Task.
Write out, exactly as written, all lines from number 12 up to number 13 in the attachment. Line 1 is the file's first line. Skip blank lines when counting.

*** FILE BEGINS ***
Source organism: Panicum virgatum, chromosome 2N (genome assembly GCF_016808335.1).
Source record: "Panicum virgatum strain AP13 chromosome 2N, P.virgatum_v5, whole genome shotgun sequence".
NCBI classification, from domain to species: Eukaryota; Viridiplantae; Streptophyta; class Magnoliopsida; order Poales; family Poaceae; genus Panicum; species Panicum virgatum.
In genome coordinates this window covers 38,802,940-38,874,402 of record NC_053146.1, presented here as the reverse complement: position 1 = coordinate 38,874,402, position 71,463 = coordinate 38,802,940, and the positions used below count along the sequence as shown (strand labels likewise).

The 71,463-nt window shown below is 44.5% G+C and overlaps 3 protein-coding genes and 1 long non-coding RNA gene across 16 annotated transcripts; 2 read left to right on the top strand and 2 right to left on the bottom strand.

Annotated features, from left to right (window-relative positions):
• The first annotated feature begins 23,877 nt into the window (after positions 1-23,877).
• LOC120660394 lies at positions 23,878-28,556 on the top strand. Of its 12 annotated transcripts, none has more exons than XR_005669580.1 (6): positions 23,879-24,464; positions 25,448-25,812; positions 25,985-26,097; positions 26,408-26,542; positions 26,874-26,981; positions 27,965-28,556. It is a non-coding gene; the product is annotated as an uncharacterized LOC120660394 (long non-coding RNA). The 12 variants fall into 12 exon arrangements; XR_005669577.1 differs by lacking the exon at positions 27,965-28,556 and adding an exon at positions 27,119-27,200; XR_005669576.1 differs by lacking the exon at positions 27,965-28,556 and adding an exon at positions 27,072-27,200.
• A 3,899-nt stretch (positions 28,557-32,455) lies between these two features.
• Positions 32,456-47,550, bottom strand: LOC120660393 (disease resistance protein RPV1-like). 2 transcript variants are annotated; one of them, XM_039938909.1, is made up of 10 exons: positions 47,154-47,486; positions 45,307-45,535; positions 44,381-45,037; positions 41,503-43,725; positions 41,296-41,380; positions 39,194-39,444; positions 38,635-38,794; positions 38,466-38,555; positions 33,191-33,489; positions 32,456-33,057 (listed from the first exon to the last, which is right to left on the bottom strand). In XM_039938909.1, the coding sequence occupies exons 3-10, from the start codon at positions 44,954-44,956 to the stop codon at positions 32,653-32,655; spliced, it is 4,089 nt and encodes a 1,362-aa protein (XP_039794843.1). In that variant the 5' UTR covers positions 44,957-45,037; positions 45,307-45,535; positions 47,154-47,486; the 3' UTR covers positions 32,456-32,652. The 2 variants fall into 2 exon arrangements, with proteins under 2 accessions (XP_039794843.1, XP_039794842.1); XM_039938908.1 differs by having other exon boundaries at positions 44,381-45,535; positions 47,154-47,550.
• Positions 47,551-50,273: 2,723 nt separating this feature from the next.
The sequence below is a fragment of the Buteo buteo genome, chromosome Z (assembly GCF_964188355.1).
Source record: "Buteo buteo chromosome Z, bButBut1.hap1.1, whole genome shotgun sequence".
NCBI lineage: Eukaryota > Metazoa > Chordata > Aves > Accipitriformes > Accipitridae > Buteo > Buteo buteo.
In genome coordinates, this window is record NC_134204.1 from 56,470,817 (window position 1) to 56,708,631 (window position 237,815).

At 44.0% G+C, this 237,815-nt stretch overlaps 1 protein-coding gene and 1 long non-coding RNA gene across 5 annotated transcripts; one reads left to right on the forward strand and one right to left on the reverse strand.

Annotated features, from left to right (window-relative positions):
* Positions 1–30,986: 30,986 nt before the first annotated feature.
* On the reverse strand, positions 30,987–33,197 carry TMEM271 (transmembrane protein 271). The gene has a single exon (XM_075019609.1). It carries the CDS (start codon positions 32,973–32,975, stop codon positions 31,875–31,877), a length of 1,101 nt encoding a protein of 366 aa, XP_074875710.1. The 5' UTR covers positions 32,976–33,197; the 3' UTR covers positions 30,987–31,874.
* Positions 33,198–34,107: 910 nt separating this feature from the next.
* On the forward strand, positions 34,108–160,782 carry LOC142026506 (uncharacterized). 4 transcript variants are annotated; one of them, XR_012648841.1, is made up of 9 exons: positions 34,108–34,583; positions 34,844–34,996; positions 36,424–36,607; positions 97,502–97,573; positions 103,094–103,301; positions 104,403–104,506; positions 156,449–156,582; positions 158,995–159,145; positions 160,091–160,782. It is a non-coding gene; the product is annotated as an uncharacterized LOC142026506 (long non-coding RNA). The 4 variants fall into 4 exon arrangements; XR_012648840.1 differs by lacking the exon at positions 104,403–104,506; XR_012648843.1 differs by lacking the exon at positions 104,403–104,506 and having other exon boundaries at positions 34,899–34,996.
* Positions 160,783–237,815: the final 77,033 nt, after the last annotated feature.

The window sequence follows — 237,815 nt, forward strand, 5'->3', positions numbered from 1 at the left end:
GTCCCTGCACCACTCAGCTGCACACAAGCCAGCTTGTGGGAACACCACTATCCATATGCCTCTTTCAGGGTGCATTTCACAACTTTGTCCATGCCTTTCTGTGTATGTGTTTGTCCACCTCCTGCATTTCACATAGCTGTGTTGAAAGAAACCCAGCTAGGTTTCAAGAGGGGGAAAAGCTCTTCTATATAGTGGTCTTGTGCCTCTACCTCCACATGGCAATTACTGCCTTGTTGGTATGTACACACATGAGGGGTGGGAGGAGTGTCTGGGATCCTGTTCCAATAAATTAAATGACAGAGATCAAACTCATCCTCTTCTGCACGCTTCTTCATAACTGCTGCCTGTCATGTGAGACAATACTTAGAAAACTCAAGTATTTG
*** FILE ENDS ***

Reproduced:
The sequence below is a fragment of the Buteo buteo genome, chromosome Z (assembly GCF_964188355.1).
Source record: "Buteo buteo chromosome Z, bButBut1.hap1.1, whole genome shotgun sequence".